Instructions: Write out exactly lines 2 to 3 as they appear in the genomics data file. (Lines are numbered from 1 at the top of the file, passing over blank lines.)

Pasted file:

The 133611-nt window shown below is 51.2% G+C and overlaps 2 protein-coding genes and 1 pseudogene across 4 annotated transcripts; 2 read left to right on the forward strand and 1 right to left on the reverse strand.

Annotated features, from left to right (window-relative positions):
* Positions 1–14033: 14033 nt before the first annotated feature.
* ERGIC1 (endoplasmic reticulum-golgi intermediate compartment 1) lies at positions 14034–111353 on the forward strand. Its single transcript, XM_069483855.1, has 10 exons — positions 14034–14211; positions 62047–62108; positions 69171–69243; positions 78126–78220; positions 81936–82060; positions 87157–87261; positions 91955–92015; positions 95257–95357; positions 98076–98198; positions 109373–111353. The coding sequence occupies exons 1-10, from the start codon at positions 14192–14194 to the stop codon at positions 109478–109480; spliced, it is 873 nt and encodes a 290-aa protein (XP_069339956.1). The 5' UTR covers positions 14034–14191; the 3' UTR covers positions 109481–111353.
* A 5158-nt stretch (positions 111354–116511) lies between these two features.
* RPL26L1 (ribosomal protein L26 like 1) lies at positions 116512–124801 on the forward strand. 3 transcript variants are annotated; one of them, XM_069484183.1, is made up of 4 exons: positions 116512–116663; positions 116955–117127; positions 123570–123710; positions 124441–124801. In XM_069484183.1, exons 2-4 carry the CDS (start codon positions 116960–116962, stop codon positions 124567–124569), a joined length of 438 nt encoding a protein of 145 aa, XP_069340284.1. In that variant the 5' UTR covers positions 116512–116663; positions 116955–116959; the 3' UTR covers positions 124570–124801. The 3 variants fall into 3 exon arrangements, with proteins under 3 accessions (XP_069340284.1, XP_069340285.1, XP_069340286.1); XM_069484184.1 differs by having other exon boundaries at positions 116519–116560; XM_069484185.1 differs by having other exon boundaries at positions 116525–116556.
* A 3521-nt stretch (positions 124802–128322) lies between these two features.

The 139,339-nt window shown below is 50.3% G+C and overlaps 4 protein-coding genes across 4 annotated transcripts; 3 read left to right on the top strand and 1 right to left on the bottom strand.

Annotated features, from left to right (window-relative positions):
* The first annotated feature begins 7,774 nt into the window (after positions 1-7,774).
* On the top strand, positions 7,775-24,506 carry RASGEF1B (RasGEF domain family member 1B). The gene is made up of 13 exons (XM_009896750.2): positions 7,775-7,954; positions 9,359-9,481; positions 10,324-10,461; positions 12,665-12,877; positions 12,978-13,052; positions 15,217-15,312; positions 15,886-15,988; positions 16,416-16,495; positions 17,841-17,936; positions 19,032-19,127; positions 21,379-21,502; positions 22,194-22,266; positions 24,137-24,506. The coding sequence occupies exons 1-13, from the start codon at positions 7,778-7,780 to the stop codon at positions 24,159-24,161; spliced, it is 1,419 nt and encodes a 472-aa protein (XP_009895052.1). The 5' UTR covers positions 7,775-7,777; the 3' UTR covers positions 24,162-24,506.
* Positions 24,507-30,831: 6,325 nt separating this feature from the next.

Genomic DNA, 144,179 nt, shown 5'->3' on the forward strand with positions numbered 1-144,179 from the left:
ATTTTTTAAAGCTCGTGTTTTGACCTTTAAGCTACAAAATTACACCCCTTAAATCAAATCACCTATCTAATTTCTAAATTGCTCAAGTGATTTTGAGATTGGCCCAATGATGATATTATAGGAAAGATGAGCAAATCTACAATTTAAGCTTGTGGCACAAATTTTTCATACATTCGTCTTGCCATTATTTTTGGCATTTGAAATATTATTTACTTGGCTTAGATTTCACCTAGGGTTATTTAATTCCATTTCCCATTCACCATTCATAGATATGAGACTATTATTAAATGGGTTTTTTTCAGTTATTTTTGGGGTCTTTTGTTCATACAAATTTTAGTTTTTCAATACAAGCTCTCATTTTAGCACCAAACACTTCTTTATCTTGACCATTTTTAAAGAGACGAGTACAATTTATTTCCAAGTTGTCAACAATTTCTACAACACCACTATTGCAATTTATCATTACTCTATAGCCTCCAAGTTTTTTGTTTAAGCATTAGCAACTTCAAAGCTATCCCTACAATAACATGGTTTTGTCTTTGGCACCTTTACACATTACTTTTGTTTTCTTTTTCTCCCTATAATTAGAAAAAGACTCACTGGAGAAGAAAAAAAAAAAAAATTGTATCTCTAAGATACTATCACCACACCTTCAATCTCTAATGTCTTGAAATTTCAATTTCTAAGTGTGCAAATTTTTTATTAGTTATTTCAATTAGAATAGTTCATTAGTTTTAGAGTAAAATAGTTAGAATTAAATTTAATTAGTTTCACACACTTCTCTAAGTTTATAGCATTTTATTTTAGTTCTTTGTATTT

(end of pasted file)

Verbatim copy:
Annotated features, from left to right (window-relative positions):
* Positions 1–14033: 14033 nt before the first annotated feature.